We disagree. Full or partial forfeiture of pension rights is based on the employee's violation of the implied condition that the employee render honorable service. Uricoli, supra, 91 N.J. at 66, 449 A.2d 1267. Thus, in Masse v. Public Employees' Retirem. Sys., 87 N.J. 252, 432 A.2d 1339 (1981) and Procaccino v. Public Employees' Retirement System, 87 N.J. 265, 432 A.2d 1346 (1981), the Court prevented total forfeiture because in each case the employee's crime was unrelated to his employment. Cf. T.J.M. v. Police & Fire. Retire. Sys., supra, 218 N.J. Super. at 279, 527 A.2d 883, holding that "only in the most compelling of circumstances should the Uricoli test compel a civil servant to forfeit his pension rights when he is convicted of a crime involving moral turpitude which is unrelated to his public employment." Forfeiture is imposed because of the employee's breach of the condition of honorable service and, therefore, forfeiture is a concomitant of the administration of a public pension system, consistent with a pension's status as deferred compensation for services rendered.
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Uricoli, supra, 91 N.J. at 72, 449 A.2d 1267. The "punishment" referred to in Eyers, Uricoli and, most recently, in Corvelli, is not punishment in the criminal sense, but rather is a collateral consequence of the employee's breach of the condition of honorable service. The "punishment" is analogous to a judgment for damages arising out of a breach of contract. See also Ayars v. New Jersey Dept. of Corr., supra, 251 N.J. Super. at 229, 597 A.2d 1084 (forfeiture of employment upon conviction of a crime does not violate prohibition against double jeopardy); State v. Darby, 246 N.J. Super. 432, 445-46, 587 A.2d 1309 (App.Div.) (civil penalties were not disproportionate to the State's costs and, therefore, prohibition against double jeopardy not violated), certif. denied, 126 N.J. 342, 598 A.2d 898 (1991). We conclude, therefore, that the partial forfeiture of LePrince's pension did not violate the guarantee against double jeopardy.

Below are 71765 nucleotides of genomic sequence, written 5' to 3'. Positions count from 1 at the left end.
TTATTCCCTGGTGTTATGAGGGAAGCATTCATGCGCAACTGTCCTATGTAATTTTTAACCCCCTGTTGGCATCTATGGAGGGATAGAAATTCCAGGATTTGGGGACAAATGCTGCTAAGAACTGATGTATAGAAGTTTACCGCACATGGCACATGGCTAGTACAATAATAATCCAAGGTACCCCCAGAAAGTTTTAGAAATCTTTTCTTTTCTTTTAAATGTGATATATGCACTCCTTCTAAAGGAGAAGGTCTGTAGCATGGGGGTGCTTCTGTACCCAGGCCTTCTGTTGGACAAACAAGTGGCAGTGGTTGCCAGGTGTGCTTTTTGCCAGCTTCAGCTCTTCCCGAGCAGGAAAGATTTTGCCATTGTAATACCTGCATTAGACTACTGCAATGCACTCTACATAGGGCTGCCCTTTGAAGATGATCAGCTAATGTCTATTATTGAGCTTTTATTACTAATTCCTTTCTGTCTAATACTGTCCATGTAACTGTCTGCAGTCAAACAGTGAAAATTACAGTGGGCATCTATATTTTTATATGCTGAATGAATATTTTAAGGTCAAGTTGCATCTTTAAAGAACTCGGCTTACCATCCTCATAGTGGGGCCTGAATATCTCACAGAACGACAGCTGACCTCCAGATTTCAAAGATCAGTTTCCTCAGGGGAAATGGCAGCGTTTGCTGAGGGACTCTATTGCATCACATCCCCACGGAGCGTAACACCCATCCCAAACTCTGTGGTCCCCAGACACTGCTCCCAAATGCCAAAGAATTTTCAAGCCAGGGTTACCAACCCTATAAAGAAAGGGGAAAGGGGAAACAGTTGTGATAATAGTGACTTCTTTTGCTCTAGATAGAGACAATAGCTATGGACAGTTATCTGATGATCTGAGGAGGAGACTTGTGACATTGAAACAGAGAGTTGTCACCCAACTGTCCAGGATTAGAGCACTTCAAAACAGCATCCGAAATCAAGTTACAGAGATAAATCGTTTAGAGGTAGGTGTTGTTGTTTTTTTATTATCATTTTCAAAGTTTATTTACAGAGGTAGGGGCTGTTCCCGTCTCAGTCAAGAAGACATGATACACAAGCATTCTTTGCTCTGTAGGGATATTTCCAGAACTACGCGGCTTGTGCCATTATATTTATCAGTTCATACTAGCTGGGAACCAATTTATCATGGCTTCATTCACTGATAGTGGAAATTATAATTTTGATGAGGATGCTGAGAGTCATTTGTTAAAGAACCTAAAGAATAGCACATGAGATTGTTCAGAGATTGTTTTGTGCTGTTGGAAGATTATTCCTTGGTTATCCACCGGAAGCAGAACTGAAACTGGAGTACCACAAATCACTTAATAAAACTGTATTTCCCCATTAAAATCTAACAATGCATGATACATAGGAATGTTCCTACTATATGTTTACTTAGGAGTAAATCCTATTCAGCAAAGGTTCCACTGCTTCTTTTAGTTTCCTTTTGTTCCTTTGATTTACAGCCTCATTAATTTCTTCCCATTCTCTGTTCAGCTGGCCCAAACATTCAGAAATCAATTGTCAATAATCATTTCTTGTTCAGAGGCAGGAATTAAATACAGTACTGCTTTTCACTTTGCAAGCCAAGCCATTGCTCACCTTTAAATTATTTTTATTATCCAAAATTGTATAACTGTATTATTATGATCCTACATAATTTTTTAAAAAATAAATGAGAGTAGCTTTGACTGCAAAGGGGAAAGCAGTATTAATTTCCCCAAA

We remand, however, for reconsideration of the Board's decision regarding recovery of the overpayment. As previously indicated, the Board determined that as a result of the recalculated pension allowance, LePrince had received $46,287.96 in excess payments. The Board determined that it would recoup the overpayment through assignment by LePrince to the Teachers' Pension and Annuity Fund of a death benefit in the amount of $11,720.68 and LePrince's pension contributions in the amount of $5,731.22 made after December 31, 1981 to the date of his retirement. LePrince agreed to make those assignments.
The Board also reduced LePrince's already reduced allowance by an additional $270 per month to recover the balance of the overpayment. Consequently, LePrince is receiving approximately $385 per month instead of the original monthly allowance of $1,465.08.
We now remand to the Board for reconsideration of the additional $270 reduction in LePrince's monthly allowance to recover the balance of the overpayment. We remand only because the record does not indicate that the issue received adequate consideration under the Uricoli test in light of some evidence that the
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reduction of LePrince's monthly allowance to $385 is causing severe financial hardship. Cf. Corvelli, supra, 130 N.J. at 549, 617 A.2d 1189 "circumstances of employee's beneficiaries, their age, their means, and their reliance and dependency on continued receipt of payments [are] relevant factors to be weighed in the forfeiture decision"); Eyers, supra, 91 N.J. at 56-58, 449 A.2d 1261 (in light of flexible nature of forfeiture remedy, deceased employee's widow is entitled to pension benefits based on husband's service up to year during which he committed job-related offenses).
The Board's determination that appellant's service after December 31, 1981 was not creditable for retirement calculation purposes is affirmed. The matter is remanded for reconsideration by the Board of its decision to recoup an overpayment by further reducing LePrince's monthly allowance. We do not retain jurisdiction.